5. IBM announced enhancements to its Qiskit Quantum Algorithms and Applications (QA&A) toolset. First, IBM announced a circuit library consisting of feature-rich circuits suited for practical applications or for complex theoretic properties; second, IBM introduced the Optimization module, which is a library for researchers and beginners to engage in development and experimentation in quantum combinatorial optimization; and third, IBM rebuilt Qiskit’s core algorithmic tools to optimize them for research and prototyping. The Qiskit enhancements have also been fashioned to address users with eight different backgrounds from beginners to experienced quantum information theorists as well as software engineers, quantum chemists, optimization researchers, finance researchers, physics researchers, and machine learning researchers.

If you would like more detailed information around the quantum computing market, please inquire about TBR’s Quantum Computing Market Landscape, a semiannual deep dive into the quantum computing market. Our latest version published in December. The next iteration, scheduled to publish in June, will focus on the quantum-related professional services being deployed to increase business awareness and technical skills that will be in short supply once quantum’s economic advantage becomes reality.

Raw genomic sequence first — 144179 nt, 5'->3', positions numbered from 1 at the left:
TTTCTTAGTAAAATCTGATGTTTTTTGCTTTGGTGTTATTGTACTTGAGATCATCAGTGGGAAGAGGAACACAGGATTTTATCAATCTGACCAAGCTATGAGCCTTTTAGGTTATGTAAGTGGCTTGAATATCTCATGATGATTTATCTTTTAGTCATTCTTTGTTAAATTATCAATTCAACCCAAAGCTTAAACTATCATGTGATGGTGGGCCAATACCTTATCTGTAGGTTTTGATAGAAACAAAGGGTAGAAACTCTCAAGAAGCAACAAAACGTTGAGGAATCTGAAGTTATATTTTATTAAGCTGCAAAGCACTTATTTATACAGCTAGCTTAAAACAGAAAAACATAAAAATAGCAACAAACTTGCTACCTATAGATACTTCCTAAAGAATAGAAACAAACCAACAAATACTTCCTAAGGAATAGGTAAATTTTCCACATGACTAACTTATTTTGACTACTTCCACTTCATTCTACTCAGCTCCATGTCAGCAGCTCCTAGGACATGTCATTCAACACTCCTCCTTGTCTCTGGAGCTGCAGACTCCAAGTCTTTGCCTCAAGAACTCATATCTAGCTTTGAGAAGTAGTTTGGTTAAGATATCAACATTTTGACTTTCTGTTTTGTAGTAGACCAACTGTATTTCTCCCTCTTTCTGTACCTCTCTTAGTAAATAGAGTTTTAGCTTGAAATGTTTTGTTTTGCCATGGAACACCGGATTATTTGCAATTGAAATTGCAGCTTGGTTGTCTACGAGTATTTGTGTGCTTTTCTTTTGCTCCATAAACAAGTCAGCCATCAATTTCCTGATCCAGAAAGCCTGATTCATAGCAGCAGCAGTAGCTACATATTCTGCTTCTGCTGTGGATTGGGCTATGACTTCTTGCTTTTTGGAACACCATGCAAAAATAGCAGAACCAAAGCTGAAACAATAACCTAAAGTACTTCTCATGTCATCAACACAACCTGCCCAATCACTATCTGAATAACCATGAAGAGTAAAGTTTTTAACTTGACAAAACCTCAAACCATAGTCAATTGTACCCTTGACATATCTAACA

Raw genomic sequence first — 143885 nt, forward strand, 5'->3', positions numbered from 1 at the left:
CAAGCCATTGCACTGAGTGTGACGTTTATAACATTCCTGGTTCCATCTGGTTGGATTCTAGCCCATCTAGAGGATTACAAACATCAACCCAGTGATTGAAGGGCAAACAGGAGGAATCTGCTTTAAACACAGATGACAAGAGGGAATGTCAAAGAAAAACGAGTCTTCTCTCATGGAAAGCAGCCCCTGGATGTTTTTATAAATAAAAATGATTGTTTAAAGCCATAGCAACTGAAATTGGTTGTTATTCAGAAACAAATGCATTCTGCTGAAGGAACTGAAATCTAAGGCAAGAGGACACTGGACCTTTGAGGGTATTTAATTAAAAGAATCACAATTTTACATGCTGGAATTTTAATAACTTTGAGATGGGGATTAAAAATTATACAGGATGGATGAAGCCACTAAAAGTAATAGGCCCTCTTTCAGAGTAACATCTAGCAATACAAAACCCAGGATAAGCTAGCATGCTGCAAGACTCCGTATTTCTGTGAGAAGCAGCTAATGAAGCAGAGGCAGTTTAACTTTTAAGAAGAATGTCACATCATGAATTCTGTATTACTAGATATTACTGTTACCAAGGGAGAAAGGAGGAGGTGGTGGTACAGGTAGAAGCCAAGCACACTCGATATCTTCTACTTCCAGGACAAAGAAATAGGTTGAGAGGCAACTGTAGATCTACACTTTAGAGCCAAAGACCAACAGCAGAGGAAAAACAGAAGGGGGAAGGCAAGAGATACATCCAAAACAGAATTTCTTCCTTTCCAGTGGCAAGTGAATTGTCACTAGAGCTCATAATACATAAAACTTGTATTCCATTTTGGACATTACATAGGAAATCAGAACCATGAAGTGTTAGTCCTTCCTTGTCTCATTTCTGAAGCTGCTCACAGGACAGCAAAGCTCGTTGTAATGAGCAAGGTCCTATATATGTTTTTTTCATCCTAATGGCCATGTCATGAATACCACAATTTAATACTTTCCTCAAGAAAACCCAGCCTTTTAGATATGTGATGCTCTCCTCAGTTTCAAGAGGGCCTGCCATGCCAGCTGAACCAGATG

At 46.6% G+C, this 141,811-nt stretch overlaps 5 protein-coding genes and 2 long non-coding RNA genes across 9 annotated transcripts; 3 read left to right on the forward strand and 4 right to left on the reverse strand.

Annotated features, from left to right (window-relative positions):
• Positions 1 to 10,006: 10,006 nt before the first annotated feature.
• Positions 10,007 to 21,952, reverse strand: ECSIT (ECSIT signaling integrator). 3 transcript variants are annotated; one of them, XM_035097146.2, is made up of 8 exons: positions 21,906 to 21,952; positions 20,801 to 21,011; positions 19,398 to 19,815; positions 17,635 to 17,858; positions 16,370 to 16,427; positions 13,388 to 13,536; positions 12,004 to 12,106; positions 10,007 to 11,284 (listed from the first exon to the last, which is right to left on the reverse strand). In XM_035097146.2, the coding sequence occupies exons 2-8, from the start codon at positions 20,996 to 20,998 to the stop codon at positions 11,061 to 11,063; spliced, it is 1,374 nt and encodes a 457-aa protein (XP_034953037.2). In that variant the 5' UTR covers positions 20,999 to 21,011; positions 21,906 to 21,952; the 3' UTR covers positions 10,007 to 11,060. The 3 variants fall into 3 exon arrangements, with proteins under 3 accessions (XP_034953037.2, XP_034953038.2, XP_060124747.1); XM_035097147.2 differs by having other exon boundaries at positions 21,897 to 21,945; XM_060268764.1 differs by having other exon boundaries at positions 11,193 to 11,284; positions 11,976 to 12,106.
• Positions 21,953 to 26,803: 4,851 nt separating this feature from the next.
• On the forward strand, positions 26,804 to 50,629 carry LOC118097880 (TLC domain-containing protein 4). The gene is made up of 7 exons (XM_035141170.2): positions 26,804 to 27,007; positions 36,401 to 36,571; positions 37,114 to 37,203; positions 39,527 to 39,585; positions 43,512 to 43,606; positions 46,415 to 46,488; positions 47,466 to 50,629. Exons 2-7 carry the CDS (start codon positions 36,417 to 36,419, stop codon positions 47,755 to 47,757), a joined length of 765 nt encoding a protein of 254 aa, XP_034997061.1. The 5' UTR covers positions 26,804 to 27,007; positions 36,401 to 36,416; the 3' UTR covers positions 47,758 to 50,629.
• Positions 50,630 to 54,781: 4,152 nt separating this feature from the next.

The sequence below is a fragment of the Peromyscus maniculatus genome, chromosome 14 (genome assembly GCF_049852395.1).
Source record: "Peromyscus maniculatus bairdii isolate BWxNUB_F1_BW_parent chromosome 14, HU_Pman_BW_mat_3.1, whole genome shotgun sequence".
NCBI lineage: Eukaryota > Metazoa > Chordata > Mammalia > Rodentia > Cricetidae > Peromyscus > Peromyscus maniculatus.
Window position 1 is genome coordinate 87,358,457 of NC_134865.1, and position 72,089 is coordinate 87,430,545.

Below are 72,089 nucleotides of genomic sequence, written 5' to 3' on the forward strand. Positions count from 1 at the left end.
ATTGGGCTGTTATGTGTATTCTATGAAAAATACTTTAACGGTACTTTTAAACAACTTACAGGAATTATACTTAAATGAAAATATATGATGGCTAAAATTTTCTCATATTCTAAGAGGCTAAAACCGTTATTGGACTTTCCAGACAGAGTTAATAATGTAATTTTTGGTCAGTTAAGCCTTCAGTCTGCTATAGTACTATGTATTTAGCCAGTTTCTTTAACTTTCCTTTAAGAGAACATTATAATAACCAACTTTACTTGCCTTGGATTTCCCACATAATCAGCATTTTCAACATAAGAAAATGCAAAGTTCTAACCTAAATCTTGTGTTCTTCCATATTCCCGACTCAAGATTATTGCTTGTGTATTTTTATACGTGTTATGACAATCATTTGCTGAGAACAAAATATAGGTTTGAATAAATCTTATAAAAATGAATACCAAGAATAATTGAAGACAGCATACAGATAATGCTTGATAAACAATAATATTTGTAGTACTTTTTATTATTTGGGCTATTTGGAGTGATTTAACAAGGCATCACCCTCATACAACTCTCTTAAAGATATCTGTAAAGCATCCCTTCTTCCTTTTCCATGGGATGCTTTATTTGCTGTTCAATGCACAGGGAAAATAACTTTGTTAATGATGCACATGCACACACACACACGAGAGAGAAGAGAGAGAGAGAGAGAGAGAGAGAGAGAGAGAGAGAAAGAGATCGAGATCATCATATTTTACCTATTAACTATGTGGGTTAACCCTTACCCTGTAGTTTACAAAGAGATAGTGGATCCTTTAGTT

And, lastly, on behalf of the entire TBR team, we hope you stay healthy and safe in these unique times.

Quick Quantum Quips: Economic advantage nears as software development advances

Welcome to TBR’s monthly newsletter on the quantum computing market: Quick Quantum Quips (Q3). Market activity remains strong despite the impact of COVID-19 on daily lives, as researchers spider out through many different elements of the quantum ecosystem in pursuit of scientific discoveries that will bring the quantum era into clearer view and closer proximity.

For more details, reach out to Stephanie Long or Geoff Woollacott to set up a time to chat.

April 2020 developments

Announcements continue in different scientific discoveries to enhance quantum systems and bring them closer to economic advantage. More interesting are the flurry of announcements aimed at developing software for live applications, especially for financial services use cases.